Subscription to RSS Feed Doesn’t Trigger Implied-License Defense
The US Court of Appeals for the 11th Circuit affirmed a district court’s grant of judgment as a matter of law against an alleged copyright infringer on its implied-license defense, finding that a blog operator’s publication of entire articles through a really simple syndication (RSS) feed does not give rise to an implied license without substantial evidence showing an intent to grant a license. MidlevelU, Inc. v. ACI Information Group, Case No. 20-10856 (11th Cir. Mar. 3, 2021) (Pryor, J.)
MidlevelU published a free blog designed to attract potential customers in the midlevel healthcare market. MidlevelU made the full text of its blog articles (instead of only headlines and article summaries) available in an RSS feed. ACI is a content aggregator that subscribed to the blog’s RSS feed. ACI copied and published more than 800 entries from MidlevelU’s blog by including those articles in a curated index of abstracts and full-text articles of academic blogs. ACI had no license agreement with MidlevelU.
After discovering the ACI’s activities, MidlevelU registered 50 of its most recent articles for copyright protection with the US Copyright Office. MidlevelU also sent ACI a cease-and-desist letter demanding that its content be removed from ACI’s index. ACI removed the content from the index and coded links to index entries for MidlevelU’s articles so that they would redirect to the MidlevelU’s website. Months later, MidlevelU discovered that, although its content was no longer available on the index website, it still appeared in the website repositories of university libraries. These entries credited ACI as the content’s publisher and directed visitors to view the blog’s full-text content in the “subscribers only” section of the blog aggregator’s website.
MidlevelU sued ACI in federal district court, alleging copyright infringement of the registered articles. ACI asserted an implied-license defense. Relying on the Latimer case, which sets forth the test for implied license in work-for-hire situations, the district court entered judgment as a matter of law in MidlevelU’s favor, finding that there could be no implied license because the ACI could not meet the “creates a work at another person’s request” element of the Latimer test. ACI appealed.
The 11th Circuit found that the district court read Latimer too broadly by applying its holding outside of the work-for-hire context, but the Court nevertheless affirmed the district court’s decision because a jury could not have reasonably inferred from the evidence that the MidlevelU impliedly granted a license to ACI. The Court noted that it had never held that the Latimer test was the only way to prove an implied license. An implied license may arise from circumstances outside of work-for-hire situations: “Creating material at another’s request is not the essence of a license: an owner’s grant of permission to use the material is.”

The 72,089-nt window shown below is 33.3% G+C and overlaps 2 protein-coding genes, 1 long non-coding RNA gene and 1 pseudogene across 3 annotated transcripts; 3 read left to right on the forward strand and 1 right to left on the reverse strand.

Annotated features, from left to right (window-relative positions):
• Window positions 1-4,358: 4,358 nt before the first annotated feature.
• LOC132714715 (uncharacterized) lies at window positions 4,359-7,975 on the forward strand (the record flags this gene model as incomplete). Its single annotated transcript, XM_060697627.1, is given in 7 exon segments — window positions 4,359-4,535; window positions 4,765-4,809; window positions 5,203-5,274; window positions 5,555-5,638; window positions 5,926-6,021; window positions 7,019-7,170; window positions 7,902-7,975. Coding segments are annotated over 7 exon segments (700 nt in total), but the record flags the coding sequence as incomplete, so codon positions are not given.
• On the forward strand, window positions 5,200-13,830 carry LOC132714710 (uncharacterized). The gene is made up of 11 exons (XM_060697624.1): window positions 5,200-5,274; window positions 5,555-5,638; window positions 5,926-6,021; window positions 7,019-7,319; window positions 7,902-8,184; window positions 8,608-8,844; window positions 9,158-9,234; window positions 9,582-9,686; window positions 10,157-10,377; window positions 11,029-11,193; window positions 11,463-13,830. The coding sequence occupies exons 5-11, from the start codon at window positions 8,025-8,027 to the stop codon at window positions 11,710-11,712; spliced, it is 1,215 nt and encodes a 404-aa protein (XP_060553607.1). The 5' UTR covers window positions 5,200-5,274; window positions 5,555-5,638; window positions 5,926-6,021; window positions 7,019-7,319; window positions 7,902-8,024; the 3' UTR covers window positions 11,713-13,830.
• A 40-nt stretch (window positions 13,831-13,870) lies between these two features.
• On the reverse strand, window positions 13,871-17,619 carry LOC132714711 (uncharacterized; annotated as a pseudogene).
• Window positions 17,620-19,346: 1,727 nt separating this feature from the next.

When an owner clearly manifests consent to use of its copyrighted material, the owner impliedly grants a non-exclusive license. Citing Fields, a district court case in the search-engine web crawler context, ACI argued that an implied license arose because the MidlevelU did not code its website to tell aggregators not to copy or display its content. Without deciding whether Fields was correctly decided, the 11th Circuit rejected this theory. The Court reasoned that although the ACI presented evidence that the blog operator’s code allowed any web crawler to copy the blog pages, and evidence about search-engine web crawlers and the coding standards that tell web crawlers what they may copy, it failed to produce any evidence that it used a web crawler to collect the blog’s content. Rather, the evidence showed that ACI collected content by grabbing it through the blog’s RSS feeds. “Implied permission to enter through a front door (web crawler) does not also imply permission to enter through a back window (RSS feed).”
Similarly, the Court found that MidlevelU’s affirmative steps to disseminate the full text of its articles through its RSS feed—rather than only summaries or headlines—did not give rise to an implied license. ACI failed to introduce evidence of, for example, an industry practice that would allow a jury to infer that disseminating content through an RSS feed without restrictions implies permission to copy and publish that content on another website. The only evidence before the jury related to personal use of RSS-distributed content. This evidence constituted testimony that MidlevelU set up its RSS feed to make its content easier for readers to access, and testimony that RSS is used as an alternative to a web browser to read content—i.e., an RSS feed stores the articles received from a website, and a human then reads the articles through an RSS reader. The Court explained that “[i]mplied permission to enter the front door to shop (read content through an RSS reader for personal purposes) does not imply permission to enter and throw a party (sell computer-generated summaries paired with [software] showing the full-text content).”